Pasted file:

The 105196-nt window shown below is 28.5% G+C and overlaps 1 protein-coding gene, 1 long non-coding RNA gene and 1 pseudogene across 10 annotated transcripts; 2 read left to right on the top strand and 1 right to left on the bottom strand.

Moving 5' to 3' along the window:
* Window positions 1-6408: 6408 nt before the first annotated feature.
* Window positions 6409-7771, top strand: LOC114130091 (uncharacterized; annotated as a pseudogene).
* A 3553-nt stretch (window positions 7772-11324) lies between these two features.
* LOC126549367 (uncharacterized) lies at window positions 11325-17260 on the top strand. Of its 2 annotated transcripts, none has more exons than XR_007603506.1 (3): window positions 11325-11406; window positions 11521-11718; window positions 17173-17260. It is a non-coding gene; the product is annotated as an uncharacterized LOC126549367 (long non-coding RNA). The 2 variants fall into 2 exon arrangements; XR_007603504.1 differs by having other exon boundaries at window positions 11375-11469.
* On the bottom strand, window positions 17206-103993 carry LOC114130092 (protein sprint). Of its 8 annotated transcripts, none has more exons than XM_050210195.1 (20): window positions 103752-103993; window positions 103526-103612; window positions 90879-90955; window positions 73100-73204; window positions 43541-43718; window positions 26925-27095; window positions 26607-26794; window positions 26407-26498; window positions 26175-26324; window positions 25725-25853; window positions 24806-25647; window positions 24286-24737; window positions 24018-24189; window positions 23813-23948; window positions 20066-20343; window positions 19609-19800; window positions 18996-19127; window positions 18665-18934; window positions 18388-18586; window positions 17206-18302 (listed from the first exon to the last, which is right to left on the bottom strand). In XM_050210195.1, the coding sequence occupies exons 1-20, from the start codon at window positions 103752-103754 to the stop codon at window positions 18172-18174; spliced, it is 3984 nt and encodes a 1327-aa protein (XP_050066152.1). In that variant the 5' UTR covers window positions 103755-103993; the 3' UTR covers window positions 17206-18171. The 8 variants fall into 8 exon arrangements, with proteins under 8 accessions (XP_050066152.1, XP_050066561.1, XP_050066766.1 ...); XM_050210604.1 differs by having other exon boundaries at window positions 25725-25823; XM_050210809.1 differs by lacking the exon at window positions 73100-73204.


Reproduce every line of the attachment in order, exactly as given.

The 105196-nt window shown below is 28.5% G+C and overlaps 1 protein-coding gene, 1 long non-coding RNA gene and 1 pseudogene across 10 annotated transcripts; 2 read left to right on the top strand and 1 right to left on the bottom strand.

Moving 5' to 3' along the window:
* Window positions 1-6408: 6408 nt before the first annotated feature.
* Window positions 6409-7771, top strand: LOC114130091 (uncharacterized; annotated as a pseudogene).
* A 3553-nt stretch (window positions 7772-11324) lies between these two features.
* LOC126549367 (uncharacterized) lies at window positions 11325-17260 on the top strand. Of its 2 annotated transcripts, none has more exons than XR_007603506.1 (3): window positions 11325-11406; window positions 11521-11718; window positions 17173-17260. It is a non-coding gene; the product is annotated as an uncharacterized LOC126549367 (long non-coding RNA). The 2 variants fall into 2 exon arrangements; XR_007603504.1 differs by having other exon boundaries at window positions 11375-11469.
* On the bottom strand, window positions 17206-103993 carry LOC114130092 (protein sprint). Of its 8 annotated transcripts, none has more exons than XM_050210195.1 (20): window positions 103752-103993; window positions 103526-103612; window positions 90879-90955; window positions 73100-73204; window positions 43541-43718; window positions 26925-27095; window positions 26607-26794; window positions 26407-26498; window positions 26175-26324; window positions 25725-25853; window positions 24806-25647; window positions 24286-24737; window positions 24018-24189; window positions 23813-23948; window positions 20066-20343; window positions 19609-19800; window positions 18996-19127; window positions 18665-18934; window positions 18388-18586; window positions 17206-18302 (listed from the first exon to the last, which is right to left on the bottom strand). In XM_050210195.1, the coding sequence occupies exons 1-20, from the start codon at window positions 103752-103754 to the stop codon at window positions 18172-18174; spliced, it is 3984 nt and encodes a 1327-aa protein (XP_050066152.1). In that variant the 5' UTR covers window positions 103755-103993; the 3' UTR covers window positions 17206-18171. The 8 variants fall into 8 exon arrangements, with proteins under 8 accessions (XP_050066152.1, XP_050066561.1, XP_050066766.1 ...); XM_050210604.1 differs by having other exon boundaries at window positions 25725-25823; XM_050210809.1 differs by lacking the exon at window positions 73100-73204.